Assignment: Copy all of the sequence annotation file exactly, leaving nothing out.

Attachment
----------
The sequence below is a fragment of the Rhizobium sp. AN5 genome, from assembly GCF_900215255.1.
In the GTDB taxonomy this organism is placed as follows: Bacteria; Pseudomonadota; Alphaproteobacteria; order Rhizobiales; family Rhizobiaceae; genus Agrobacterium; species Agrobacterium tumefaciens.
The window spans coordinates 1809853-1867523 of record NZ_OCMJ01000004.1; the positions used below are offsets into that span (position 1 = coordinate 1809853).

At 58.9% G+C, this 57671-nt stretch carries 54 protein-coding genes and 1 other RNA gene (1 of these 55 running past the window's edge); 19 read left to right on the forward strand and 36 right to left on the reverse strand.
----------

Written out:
The sequence below is a fragment of the Rhizobium sp. AN5 genome, from assembly GCF_900215255.1.
In the GTDB taxonomy this organism is placed as follows: Bacteria; Pseudomonadota; Alphaproteobacteria; order Rhizobiales; family Rhizobiaceae; genus Agrobacterium; species Agrobacterium tumefaciens.
The window spans coordinates 1809853-1867523 of record NZ_OCMJ01000004.1; the positions used below are offsets into that span (position 1 = coordinate 1809853).

At 58.9% G+C, this 57671-nt stretch carries 54 protein-coding genes and 1 other RNA gene (1 of these 55 running past the window's edge); 19 read left to right on the forward strand and 36 right to left on the reverse strand.